(CN) - The U.S. Supreme Court will settle a court split over the scope of discovery orders aimed at enforcing judgments against foreign states.
The high court agreed to hear Argentina v. NML Capital, an appeal stemming from Argentina's default on its government debt in 2001.
One of the country's bondholders, NML Capital, filed 11 federal lawsuits in Manhattan to collect on its defaulted Argentinian bonds. The Cayman Island hedge fund has since won judgments totaling about $2.5 billion with interest.
The 2nd Circuit in New York upheld a federal judge's order forcing two banks to release information about assets Argentina owns outside the United States, as part of NML's effort to enforce the judgments.
But this ruling put the 2nd Circuit at odds with three of its sister circuits, which have limited post-judgment discovery to assets in the United States, which could be subject to the Foreign Sovereign Immunities Act.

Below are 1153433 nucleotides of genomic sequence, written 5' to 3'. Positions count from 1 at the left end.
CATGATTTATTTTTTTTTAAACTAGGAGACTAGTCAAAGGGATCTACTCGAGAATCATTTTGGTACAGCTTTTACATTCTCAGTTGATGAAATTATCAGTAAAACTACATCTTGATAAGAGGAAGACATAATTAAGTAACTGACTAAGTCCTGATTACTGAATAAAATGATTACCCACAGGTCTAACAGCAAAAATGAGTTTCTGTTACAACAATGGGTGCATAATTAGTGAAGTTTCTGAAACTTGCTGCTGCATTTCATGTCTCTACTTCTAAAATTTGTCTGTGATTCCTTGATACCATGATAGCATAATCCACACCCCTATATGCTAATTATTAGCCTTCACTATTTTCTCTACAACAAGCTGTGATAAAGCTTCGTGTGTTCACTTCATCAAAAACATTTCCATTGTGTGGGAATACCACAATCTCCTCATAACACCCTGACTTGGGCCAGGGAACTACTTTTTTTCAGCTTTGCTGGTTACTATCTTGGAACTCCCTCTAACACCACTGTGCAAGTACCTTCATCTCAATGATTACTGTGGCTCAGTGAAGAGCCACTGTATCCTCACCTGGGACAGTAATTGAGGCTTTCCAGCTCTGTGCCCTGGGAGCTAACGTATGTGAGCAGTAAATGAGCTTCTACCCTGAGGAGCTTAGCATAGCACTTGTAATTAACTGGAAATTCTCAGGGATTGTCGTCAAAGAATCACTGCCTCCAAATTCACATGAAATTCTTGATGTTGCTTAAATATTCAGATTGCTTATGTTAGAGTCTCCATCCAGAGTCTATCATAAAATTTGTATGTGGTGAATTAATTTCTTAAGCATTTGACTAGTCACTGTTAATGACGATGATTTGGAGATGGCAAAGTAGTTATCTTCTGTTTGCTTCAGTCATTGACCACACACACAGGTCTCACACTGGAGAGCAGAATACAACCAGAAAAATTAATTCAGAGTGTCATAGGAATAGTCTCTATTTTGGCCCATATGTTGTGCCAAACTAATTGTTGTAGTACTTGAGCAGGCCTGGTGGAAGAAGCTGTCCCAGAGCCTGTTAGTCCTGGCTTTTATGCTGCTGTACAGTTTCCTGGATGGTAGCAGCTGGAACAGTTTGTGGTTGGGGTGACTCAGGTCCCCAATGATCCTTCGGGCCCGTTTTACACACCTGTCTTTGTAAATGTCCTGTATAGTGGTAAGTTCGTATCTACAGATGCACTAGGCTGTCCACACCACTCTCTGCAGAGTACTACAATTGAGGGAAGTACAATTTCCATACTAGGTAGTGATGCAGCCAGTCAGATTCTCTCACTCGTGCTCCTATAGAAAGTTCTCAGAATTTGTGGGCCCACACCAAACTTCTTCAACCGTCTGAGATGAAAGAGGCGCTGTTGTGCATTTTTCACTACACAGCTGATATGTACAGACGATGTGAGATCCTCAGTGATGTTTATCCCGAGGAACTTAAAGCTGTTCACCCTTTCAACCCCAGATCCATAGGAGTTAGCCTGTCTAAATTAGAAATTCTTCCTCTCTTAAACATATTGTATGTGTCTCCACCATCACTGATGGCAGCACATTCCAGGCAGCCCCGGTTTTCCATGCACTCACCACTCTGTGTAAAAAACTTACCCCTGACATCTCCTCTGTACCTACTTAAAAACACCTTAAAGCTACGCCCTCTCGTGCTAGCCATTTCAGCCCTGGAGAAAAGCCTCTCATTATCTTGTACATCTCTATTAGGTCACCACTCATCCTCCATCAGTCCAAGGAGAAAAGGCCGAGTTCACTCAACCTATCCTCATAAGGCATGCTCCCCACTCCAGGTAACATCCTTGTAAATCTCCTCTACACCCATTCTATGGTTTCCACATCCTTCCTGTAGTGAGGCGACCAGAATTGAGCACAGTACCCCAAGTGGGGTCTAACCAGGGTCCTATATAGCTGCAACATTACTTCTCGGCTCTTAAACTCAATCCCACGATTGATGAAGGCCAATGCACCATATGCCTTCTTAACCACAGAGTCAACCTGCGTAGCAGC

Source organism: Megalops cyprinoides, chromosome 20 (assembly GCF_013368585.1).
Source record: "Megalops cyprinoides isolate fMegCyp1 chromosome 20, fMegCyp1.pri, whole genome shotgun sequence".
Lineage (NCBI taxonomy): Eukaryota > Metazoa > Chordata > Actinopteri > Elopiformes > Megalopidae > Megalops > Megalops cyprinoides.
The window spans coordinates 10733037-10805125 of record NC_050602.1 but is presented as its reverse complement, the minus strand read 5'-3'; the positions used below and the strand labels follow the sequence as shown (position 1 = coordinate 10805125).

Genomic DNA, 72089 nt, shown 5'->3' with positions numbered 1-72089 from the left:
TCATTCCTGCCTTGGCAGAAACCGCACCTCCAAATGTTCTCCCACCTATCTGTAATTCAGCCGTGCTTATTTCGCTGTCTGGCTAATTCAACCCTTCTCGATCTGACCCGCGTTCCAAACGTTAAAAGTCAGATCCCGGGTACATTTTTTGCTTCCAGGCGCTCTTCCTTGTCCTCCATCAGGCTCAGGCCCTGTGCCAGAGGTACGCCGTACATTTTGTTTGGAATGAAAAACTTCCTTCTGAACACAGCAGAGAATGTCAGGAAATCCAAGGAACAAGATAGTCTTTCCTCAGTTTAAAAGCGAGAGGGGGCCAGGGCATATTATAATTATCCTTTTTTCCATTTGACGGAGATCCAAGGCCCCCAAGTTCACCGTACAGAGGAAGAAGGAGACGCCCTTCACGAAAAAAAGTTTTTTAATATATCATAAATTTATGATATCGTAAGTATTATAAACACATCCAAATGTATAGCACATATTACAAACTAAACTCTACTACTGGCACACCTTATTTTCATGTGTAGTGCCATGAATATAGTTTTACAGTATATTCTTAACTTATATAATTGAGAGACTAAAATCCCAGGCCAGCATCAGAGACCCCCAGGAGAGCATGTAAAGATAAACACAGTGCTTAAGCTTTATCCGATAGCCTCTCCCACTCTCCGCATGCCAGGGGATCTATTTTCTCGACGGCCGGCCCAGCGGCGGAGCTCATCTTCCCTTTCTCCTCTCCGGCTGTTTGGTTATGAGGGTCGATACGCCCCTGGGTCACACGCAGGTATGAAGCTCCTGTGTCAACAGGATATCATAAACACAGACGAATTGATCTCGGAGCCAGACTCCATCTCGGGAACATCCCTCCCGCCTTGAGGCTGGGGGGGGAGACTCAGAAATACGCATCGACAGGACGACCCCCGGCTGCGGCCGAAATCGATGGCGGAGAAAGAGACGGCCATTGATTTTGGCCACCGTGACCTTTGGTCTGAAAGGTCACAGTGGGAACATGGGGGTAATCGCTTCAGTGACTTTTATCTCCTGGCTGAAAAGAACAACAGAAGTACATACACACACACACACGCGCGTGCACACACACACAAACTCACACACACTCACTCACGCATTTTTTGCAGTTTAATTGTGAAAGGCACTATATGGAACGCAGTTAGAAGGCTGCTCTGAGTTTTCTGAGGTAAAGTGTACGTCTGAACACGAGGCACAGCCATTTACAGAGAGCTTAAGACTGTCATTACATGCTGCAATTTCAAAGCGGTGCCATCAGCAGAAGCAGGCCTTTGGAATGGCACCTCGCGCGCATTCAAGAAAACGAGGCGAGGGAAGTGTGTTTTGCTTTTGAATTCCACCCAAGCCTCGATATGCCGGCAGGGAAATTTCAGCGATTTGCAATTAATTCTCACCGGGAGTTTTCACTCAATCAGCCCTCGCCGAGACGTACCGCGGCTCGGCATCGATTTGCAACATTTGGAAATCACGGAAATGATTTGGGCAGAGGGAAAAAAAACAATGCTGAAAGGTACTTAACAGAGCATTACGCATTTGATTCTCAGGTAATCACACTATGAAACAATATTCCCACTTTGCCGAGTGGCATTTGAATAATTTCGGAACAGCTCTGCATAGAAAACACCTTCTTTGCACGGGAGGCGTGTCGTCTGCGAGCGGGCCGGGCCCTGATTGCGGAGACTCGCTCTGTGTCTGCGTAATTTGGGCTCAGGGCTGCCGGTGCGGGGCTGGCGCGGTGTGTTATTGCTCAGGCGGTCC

In its petition for a Supreme Court hearing, Argentina argued that the 5th, 7th and 9th Circuits rulings are correct, and said the U.S. government agrees: "in the past six years, the United States has filed at least six briefs as amicus curiae in which it has presented its view that the FSIA restricts post-judgment discovery of property of a foreign sovereign and that failing to recognize the FSIA's limitations on such discovery could cause grave harm to the foreign relations of the United States and the treatment of the United States in litigation abroad."
The hedge fund insisted the 2nd Circuit got it right, adding in its reply brief that the banks "are not foreign states, and therefore have no immunity."
The Supreme Court will likely hear arguments in April.
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